I think that having a deeper understanding of human cognitive processing will aid us in our efforts to move forward.

In Canada Liberal is Centrist.  Mild conservative, and a mild socialist.  That’s about where I am on the political spectrum.  I’ve been swayed by many of the conservative goverment’s stands on issues.

I like to joke that if Harper leans any closer to the center he’s going to fall over.

The Conservatives in Canada are clearly authoritarian. This is difficult for them since they have fewer religious folks to rely on, so they have to meld in softer conservative values in order to gain votes.


You make great points. All I can say is that I'm aware of these objections and tackle *all of them,* as far as I can tell. I don't know whether you'll be satisfied, though, until you read the book.

I certainly could not write the book without addressing these objections.


This book really cleared up a lot for me.

You see… My brother in law is a crazy rightwinger.  And in a regretable dining incident the subject of Climate Change came up.

The first thing I said was that there are no experts on the denier side.

He pulled up a web page of experts (like Dyson)…

So… I pulled up a web page explaining their creditials (none).  After seeing and understanding this fraud he was unconvinced.

I told him to find a scientific paper supporting his position.  He pulled up a pdf opinion piece on a Blog.  (He didn’t know what a paper was…)

Undaunted he pulled up this;

It looks dire.  It looks official… it even has REAL papers.  So it must be so.  But as you can guess, he couldn’t understand at all what he was seeing.

I read a few papers I realized that there were a lot of mistakes.  (Papers with conclusions unrelated to their thesis.) That’s when I decided to examine Energy and Climate.  A polisci editor with no useful knowledge of science who thinks of Energy and Climate as a means of pushing her own political agenda.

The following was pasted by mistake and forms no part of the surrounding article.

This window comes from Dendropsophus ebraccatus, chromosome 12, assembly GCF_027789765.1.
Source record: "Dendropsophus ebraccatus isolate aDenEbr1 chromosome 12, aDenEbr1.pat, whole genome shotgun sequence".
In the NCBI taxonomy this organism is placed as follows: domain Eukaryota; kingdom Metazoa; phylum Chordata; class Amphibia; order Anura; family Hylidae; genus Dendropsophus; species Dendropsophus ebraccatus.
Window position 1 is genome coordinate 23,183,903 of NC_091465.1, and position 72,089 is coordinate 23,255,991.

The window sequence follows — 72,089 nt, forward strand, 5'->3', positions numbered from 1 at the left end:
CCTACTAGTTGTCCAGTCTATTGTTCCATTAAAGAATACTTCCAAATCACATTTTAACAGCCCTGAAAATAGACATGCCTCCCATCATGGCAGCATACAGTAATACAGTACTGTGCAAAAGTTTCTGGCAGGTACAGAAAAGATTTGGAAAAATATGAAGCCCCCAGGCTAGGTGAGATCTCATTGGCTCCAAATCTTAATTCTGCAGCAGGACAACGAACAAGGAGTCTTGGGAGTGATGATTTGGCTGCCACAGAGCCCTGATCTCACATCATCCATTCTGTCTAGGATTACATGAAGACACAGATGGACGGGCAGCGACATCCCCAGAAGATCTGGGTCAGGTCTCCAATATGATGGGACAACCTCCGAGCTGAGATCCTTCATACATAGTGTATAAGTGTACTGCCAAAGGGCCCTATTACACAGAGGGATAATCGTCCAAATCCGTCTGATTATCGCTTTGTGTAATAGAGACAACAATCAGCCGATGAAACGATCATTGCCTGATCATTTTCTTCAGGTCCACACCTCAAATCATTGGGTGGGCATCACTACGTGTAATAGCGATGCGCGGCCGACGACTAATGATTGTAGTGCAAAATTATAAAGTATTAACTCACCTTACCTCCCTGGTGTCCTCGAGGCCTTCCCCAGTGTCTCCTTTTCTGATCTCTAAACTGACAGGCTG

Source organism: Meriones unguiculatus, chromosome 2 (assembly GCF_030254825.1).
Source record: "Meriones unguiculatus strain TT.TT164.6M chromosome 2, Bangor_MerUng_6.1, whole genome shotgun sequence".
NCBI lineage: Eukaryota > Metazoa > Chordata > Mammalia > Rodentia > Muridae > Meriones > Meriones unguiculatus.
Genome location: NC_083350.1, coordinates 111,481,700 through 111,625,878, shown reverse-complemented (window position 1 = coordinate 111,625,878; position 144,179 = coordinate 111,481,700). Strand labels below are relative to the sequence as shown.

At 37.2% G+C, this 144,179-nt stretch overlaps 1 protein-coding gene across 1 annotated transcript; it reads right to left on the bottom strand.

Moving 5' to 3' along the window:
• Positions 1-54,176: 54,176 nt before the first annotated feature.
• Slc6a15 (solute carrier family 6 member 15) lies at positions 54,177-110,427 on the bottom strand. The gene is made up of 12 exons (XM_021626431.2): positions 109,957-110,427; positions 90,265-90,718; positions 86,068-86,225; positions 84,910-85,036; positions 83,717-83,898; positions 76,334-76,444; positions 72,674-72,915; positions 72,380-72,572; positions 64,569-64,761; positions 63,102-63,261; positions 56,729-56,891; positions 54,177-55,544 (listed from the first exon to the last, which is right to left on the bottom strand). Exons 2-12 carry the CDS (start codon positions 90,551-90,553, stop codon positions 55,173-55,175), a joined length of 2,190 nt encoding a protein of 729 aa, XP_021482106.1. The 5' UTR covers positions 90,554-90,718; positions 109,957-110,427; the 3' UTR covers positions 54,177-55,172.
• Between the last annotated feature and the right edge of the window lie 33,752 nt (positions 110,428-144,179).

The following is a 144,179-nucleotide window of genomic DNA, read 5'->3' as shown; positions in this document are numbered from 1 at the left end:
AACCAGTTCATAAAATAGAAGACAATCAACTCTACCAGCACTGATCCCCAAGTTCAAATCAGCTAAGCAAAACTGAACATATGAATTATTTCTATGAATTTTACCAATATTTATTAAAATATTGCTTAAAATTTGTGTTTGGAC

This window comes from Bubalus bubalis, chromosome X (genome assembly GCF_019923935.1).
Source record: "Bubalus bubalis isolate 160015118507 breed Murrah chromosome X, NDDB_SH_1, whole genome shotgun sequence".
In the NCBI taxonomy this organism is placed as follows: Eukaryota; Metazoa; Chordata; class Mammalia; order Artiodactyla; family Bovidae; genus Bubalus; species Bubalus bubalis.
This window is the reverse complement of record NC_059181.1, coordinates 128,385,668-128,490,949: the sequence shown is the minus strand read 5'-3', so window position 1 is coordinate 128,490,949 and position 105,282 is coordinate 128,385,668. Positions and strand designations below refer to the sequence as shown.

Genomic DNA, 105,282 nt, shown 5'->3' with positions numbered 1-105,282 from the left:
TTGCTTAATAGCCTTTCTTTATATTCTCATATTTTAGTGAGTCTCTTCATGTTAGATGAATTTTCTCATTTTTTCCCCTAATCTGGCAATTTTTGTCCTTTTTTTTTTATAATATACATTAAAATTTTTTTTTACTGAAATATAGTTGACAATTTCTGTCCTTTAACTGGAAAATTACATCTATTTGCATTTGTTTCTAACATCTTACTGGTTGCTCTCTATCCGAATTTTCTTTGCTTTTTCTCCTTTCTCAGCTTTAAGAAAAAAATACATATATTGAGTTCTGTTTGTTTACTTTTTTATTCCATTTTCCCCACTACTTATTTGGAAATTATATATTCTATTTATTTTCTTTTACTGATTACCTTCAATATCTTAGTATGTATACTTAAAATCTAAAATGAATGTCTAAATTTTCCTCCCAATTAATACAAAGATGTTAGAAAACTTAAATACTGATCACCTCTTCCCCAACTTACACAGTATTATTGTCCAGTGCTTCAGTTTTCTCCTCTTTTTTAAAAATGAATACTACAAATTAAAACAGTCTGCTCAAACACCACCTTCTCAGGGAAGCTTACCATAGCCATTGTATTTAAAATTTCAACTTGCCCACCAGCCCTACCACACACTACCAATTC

I cite him, it's a great book, very influential. However, there is much more research on authoritarianism than this. It's barely the beginning, really. 

But authoritarianism is definitely central to understanding the right and its denial of reality.


” Undaunted he pulled up this;

It looks dire.  It looks official… it even has REAL papers.

Yes, Poptech has been covered on numerous blogs.

It’s pretty much as you say:

“I read a few papers I realized that there were a lot of mistakes.  (Papers with conclusions unrelated to their thesis.)”

He has just found any paper that even mentions & cloud & has said yeah thats good enough. Poptech was also responsible for a smear campaign a few years back on one of the desmog members. He posted the real name & address of a member in the hope they would be persecuted or attacked.

When you mentioned that the book will cover Liberals who are wrong about vaccination got me wondering if you will also cover alternative medicine.

Why do liberals (such as myself), take their somewhat reasonable distrust of mainstream medicine, and put all their faith in alternatives that either haven’t been proven to work, or have been proven not to work? Homeopathy, chiropractic, acupuncture, ColdFX… it’s all bull, and it seems to be mostly the liberals advocating them.

I’m not sure if I’d agree that all liberals are like that.

My experience is the opposite.  Conservative fear mongering over vaccinations and autism, etc.  Faith related healing here and there.

I think this is on both sides of spectrum.  I suspect that theres lots of nutty behavior out there.  But just because we can measure and label the conservative side of spectrum, doesn’t mean that there isn’t a flavour of it on the Left.  (Which I think you are suggesting.)

I can comment on ColdFX.  I have a friend who’s also a biotech stock analyst, who’s also quite Liberal (in the Canadian sense).

The sales folks at ColdFX are quite pushy.  In fact they frequently call up and offer bogus suggestions for alternate uses for their ‘drug’.  (Like taking ColdFX can help fend of H1N1…)